Seasonal influenza is a major cause of mortality resulting in an estimated 36,000 deaths annually in the USA alone [24
]. The annual vaccination policy against seasonal influenza in most countries has been focused on protecting groups at high risk for complications of influenza, including the elderly, pregnant women, young children, and individuals with chronic diseases.
However, vaccinating high-risk populations is unlikely to reduce the burden of seasonal epidemics, because these groups represent only a fraction of the population among whom the virus spreads [25
]. In addition, the attack rates in these groups are relatively low (8.8–13.5 per 100 persons for age ≥ 65 y). However, the attack rate is 25 per 100 persons in children aged 5–9 y and can reach 40 per 100 persons during pandemics, as experienced during 1918–19 [25
Another challenge with only vaccinating high-risk groups is that the vaccines may not work as well in these at-risk populations. The efficacy of the influenza vaccine is dependent on the immunological status of the specific population being vaccinated and on the type of vaccine. For example, in healthy children, pooled estimates suggest that the live attenuated vaccine leads to a 79% efficacy (absolute risk reduction (ARR) 152.4 per 1000, number needed to treat (NNT) 6.6 persons) for reducing laboratory-confirmed influenza with 38% efficacy for reducing symptoms [26
]. In contrast, in the elderly, no significant direct benefit of routine inactivated trivalent influenza vaccine was observed against influenza (RR 1.04, 95% CI 0.43–2.51) [26
]. Of note, however, well-matched vaccines prevented complications in residents of long-term care facilities (vaccine efficacy (VE) of hospital admission 45%, 95% CI 0.16-0.64; all-cause mortality 60%, 95% CI 0.23–0.79) [27
]. It is likely that the relative ineffectiveness of inactivated influenza vaccine in the elderly population is due to immune senescence, a waning of the immune system with age [28
The fact that groups at the highest risk of complications from infection often benefit the least from the vaccine is an important public health and scientific challenge. Providing an indirect benefit to these groups by vaccinating those who respond well to vaccines is one way to mitigate this public health challenge. Data exist that a herd effect due to vaccination in children may help protect high-risk groups [30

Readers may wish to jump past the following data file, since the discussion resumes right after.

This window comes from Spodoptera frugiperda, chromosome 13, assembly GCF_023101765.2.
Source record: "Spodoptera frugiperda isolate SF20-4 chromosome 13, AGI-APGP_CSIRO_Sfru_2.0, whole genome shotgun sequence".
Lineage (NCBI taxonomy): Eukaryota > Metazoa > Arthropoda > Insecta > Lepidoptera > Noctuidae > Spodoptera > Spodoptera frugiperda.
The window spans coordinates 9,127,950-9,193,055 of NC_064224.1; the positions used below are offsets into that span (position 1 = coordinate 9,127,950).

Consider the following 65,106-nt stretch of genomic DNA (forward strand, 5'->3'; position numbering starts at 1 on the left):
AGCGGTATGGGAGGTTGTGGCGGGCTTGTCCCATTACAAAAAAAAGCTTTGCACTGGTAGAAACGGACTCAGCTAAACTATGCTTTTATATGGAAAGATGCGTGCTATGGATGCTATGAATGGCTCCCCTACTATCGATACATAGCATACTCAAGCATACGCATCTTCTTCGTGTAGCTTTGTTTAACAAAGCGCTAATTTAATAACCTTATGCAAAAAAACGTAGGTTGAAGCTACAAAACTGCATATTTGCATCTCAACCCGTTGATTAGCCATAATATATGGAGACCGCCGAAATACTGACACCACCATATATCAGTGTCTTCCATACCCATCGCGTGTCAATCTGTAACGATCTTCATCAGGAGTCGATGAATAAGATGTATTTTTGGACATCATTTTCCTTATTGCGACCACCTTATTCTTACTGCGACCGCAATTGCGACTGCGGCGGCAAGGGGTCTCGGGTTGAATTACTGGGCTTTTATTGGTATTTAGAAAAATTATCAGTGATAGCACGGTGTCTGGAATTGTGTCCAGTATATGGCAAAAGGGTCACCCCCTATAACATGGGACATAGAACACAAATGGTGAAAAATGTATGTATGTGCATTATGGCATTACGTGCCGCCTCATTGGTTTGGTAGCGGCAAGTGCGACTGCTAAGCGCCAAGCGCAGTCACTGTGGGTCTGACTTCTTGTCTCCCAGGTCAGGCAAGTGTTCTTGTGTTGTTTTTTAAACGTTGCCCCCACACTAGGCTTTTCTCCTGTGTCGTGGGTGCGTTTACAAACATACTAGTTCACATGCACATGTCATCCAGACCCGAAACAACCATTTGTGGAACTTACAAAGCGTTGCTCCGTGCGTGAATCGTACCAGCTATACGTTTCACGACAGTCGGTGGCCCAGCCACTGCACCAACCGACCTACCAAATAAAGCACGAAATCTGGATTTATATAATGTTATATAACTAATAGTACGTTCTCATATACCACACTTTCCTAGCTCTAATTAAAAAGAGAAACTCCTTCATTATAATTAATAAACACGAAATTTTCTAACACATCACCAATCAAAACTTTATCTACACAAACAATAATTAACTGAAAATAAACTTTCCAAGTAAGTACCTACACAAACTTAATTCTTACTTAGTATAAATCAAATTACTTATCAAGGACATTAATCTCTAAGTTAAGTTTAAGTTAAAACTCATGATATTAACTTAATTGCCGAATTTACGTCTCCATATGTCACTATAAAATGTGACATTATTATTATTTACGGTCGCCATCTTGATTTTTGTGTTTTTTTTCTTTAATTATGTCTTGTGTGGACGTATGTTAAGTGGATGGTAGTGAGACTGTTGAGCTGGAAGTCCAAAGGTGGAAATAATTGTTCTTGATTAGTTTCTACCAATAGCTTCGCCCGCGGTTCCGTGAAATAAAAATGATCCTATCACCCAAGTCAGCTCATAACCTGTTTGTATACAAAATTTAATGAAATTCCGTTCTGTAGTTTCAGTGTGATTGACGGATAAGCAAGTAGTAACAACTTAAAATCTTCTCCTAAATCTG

]. Recently, a cluster randomized study of trivalent inactivated influenza vaccination administered to 947 children and adolescents in Hutterites colonies in Canada showed a dramatic herd effect.The protective effectiveness in non-recipients of study vaccine was 61% (95% CI 0.08–0.83; p
= 0.03) for reducing laboratory-confirmed influenza (3.1% in unvacci-nated adults of vaccinated colonies vs 7.6% in unvaccinated colonies; ARR 40.0 per 1000, NNT 25.0 persons; ) [32
]. Such data lead to other important questions that still need to be answered, including the cost-effectiveness of vaccinating healthy children, the minimum uptake of vaccine in children needed to show a herd effect, and whether universal influenza vaccination is cost-effective. As has been demonstrated by Finnish researchers, the influenza vaccine is cost-effective when administered to children aged 6–13 y when considering the direct benefits of the vaccine [33
]. Since there is now evidence that a benefit of up to 60% effectiveness may be seen in unvaccinated individuals due to the herd effect [32
], this argues for an even greater cost-effectiveness of immunizing children.
Figure 4 The vaccine herd effect on influenza in a randomized control trial in Canada (adapted from Loeb et al. ).
The Society for Healthcare Epidemiology of America recently released a statement that influenza vaccination of healthcare personnel is a core patient and healthcare personnel safety practice [34
]. Whether vaccination of healthcare personnel can lead to a herd effect reducing laboratory-confirmed influenza among patients is still inconclusive. Pooled data from a Cochrane review of 3 cluster randomized controlled trials showed no reduction of laboratory-confirmed influenza (OR 0.86, 95% CI 0.44–1.68; p
= 0.66), lower respiratory tract infections, admission to hospital (OR 0.89, 95% CI 0.75–1.06), and deaths from pneumonia (OR 0.82, 95% CI 0.45–1.49) in patients when healthcare personnel were vaccinated [35
]. However, given that mathematical models suggest a herd effect [36
], more rigorous studies need to be conducted.